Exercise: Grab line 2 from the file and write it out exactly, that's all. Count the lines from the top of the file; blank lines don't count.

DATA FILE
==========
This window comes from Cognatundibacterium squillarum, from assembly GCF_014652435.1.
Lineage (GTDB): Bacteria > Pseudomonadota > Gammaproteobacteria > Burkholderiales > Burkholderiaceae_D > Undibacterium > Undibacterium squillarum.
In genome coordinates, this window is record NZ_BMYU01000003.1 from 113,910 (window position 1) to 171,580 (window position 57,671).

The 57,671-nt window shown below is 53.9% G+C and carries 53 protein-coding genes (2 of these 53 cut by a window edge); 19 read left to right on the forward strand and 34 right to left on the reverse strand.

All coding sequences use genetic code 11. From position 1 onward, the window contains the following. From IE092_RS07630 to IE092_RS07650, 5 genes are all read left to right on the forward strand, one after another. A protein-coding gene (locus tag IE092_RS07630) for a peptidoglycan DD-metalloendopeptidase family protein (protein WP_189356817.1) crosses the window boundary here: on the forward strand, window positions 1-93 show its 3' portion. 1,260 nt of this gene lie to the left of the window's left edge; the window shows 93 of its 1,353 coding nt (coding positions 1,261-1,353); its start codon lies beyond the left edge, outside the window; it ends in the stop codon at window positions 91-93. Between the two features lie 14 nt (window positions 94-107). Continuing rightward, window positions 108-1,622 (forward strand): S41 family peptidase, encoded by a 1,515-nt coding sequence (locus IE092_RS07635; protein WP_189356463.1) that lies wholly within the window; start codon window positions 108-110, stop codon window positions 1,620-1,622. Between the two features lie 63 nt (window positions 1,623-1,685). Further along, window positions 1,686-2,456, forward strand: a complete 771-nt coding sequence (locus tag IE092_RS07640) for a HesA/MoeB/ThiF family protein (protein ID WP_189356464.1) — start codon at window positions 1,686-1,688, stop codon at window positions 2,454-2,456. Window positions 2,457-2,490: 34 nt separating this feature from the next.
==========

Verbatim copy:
Lineage (GTDB): Bacteria > Pseudomonadota > Gammaproteobacteria > Burkholderiales > Burkholderiaceae_D > Undibacterium > Undibacterium squillarum.